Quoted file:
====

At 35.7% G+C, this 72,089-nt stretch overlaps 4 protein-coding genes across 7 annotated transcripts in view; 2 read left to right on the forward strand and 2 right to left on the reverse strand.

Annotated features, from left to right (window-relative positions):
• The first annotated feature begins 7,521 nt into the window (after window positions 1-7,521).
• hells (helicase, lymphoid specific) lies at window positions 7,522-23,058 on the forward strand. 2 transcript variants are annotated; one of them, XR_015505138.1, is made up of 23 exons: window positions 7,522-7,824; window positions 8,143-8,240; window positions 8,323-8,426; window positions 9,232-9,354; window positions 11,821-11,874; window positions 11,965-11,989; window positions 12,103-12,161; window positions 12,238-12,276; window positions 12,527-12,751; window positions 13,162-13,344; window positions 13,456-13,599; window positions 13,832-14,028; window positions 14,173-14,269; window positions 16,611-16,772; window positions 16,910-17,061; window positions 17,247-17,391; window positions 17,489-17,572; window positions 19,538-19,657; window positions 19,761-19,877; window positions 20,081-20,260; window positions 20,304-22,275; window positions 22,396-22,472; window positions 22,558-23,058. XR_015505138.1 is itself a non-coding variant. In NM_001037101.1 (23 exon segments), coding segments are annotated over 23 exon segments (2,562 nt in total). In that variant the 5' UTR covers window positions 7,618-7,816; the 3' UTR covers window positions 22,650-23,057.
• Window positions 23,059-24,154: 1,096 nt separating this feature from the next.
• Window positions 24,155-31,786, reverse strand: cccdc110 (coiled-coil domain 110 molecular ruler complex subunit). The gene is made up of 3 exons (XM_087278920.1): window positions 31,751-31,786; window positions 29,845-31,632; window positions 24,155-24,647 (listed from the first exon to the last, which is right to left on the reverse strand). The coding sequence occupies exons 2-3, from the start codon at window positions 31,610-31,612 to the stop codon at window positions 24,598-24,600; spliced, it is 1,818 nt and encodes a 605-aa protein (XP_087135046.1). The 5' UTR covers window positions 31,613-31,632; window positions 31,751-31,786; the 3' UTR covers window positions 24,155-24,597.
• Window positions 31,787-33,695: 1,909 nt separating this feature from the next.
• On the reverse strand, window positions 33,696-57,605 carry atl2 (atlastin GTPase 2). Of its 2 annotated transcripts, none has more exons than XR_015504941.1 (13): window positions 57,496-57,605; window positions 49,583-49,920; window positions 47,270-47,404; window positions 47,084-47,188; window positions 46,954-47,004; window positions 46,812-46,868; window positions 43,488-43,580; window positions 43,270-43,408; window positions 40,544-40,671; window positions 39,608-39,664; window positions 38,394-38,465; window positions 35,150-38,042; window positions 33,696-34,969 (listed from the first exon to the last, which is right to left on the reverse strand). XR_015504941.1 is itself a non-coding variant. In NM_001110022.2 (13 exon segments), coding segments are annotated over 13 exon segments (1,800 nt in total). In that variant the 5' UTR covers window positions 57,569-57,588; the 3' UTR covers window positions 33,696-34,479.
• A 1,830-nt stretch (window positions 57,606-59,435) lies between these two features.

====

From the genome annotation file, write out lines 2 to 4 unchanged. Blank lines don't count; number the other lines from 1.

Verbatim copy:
Annotated features, from left to right (window-relative positions):
• The first annotated feature begins 7,521 nt into the window (after window positions 1-7,521).
• hells (helicase, lymphoid specific) lies at window positions 7,522-23,058 on the forward strand. 2 transcript variants are annotated; one of them, XR_015505138.1, is made up of 23 exons: window positions 7,522-7,824; window positions 8,143-8,240; window positions 8,323-8,426; window positions 9,232-9,354; window positions 11,821-11,874; window positions 11,965-11,989; window positions 12,103-12,161; window positions 12,238-12,276; window positions 12,527-12,751; window positions 13,162-13,344; window positions 13,456-13,599; window positions 13,832-14,028; window positions 14,173-14,269; window positions 16,611-16,772; window positions 16,910-17,061; window positions 17,247-17,391; window positions 17,489-17,572; window positions 19,538-19,657; window positions 19,761-19,877; window positions 20,081-20,260; window positions 20,304-22,275; window positions 22,396-22,472; window positions 22,558-23,058. XR_015505138.1 is itself a non-coding variant. In NM_001037101.1 (23 exon segments), coding segments are annotated over 23 exon segments (2,562 nt in total). In that variant the 5' UTR covers window positions 7,618-7,816; the 3' UTR covers window positions 22,650-23,057.